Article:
Published Jul 15 2013, by

Stele with the Buddha Shakyamuni’s descent from Tryastrmsa

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According to Buddhist texts, Shakyamuni, the historical buddha, ascended to Tryastrmsa (the heaven of the thirty-three gods) to share his knowledge of the truth with his mother, Maya. After the sermon, the Buddha requested that he might descend to Earth at Sankasya in northern India. Indra, the King of Tryastrmsa, agreed, and miraculously three ladders appeared, permitting the Buddha and his two attendants, the Hindu gods Brahma and Indra, to descend to Sankasya. This event is one of the eight great life events of the Buddha and, by association, Sankasya is one of the eight great pilgrimage sites in Buddhism.

This stele of the Buddha portrays this event using a standard formula of expression in raised relief. Shakyamuni is the prominent central figure standing atop a lotus platform and displaying the gift-bestowing varadamudra (“blessing” gesture) with his right hand as he holds the end of his diaphanous upper garment in his left hand. On either side are the Hindu gods Brahma, to his left, and Indra, to his right, portrayed in a smaller scale to denote their status as attendants and subordinate deities. Three-faced Brahma holds the end of a parasol, an umbrella held for persons of high rank and esteem; Indra holds an alms bowl. Surveying the scene from above are a pair of vidyadharas (celestial beings who are bearers of knowledge) with garlands, symbolizing the spiritual victory attained by the Buddha and by the devotee who worships his image. Following the prevailing convention of the artistic vocabulary of the Pala period (c. 730–1197), ladders are not included in depictions of this event. An as-yet-undeciphered inscription is visible on either side of the Buddha.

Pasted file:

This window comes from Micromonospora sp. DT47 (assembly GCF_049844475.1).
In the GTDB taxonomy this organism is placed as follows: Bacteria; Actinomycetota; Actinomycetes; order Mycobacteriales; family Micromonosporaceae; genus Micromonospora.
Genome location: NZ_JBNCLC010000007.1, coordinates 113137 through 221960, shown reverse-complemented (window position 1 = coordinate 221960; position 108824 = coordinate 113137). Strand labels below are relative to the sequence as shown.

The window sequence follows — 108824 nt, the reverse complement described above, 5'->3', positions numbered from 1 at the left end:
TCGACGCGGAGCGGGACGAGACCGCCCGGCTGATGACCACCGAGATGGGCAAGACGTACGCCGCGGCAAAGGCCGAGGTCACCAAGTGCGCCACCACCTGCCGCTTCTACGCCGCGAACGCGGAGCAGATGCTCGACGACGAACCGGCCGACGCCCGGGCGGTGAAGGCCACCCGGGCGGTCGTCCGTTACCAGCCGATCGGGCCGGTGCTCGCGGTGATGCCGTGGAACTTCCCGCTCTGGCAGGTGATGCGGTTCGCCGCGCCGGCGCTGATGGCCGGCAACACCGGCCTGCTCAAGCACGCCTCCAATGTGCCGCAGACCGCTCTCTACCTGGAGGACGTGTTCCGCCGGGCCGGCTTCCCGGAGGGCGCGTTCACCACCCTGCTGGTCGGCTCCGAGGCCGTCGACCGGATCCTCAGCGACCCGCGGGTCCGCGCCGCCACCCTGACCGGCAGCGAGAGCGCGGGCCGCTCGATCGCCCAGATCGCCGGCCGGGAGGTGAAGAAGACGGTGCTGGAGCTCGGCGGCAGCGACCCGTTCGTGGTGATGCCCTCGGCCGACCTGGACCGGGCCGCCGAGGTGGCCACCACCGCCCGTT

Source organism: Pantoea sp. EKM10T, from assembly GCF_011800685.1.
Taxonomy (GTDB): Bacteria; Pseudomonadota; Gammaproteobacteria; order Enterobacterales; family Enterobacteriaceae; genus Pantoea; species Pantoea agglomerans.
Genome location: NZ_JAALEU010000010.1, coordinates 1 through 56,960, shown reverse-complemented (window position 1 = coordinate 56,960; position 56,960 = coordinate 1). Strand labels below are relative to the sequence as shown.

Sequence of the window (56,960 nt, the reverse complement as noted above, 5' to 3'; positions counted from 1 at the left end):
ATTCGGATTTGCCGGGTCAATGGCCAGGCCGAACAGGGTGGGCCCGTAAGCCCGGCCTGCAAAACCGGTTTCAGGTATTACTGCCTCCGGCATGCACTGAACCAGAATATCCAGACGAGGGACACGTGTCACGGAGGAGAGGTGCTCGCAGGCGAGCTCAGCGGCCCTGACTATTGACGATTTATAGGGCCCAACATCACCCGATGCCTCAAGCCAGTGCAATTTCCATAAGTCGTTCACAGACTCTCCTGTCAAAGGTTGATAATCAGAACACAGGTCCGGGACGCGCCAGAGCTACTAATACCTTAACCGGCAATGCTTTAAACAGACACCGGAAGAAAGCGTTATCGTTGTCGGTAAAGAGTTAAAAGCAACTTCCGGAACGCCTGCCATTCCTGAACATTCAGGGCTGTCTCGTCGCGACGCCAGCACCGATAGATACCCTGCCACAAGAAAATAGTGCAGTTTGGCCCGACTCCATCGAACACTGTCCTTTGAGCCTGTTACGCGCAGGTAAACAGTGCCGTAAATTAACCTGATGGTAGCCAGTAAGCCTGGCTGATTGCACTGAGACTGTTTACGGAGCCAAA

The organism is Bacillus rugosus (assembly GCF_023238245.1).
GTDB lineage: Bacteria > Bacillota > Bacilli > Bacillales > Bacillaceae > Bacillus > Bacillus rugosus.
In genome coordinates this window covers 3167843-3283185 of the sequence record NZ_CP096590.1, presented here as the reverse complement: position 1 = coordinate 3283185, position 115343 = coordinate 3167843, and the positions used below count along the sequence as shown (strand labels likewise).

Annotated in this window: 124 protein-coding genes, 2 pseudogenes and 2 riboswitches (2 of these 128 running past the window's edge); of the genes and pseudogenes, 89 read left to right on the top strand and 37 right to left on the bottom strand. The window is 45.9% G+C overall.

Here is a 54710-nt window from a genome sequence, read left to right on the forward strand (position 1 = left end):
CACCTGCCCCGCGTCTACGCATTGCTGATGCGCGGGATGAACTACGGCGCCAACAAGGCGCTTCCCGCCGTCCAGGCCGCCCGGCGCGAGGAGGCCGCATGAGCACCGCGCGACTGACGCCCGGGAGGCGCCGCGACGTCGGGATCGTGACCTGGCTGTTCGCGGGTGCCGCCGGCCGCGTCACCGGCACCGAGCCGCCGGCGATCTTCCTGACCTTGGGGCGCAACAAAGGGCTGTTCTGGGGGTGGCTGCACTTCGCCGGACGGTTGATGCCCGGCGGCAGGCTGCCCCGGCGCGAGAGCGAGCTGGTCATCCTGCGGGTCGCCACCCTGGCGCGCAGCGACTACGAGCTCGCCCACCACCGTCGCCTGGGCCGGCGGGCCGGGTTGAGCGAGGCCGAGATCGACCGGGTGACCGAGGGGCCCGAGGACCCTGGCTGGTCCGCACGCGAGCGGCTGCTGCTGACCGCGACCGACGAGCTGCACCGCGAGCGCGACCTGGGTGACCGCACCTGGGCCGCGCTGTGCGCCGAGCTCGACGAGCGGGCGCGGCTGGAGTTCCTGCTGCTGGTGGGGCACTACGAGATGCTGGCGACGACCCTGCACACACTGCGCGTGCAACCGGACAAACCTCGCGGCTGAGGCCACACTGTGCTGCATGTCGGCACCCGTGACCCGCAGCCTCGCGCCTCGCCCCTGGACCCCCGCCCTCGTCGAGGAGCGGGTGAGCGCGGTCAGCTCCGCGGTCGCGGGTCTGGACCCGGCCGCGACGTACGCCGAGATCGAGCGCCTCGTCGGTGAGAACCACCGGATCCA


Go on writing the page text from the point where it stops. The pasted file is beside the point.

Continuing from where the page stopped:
The Pala period was a time of great artistic innovation, and prodigious amounts of sculpture in chlorite were produced for several centuries. The rounded-top finial of this stele, along with minimal surface decoration and embellishment, points to an earlier phase of Pala art during the ninth and tenth centuries. Thereafter, the steles became highly ornate and embellished, reflecting the changing tastes of the ruling and religious elite.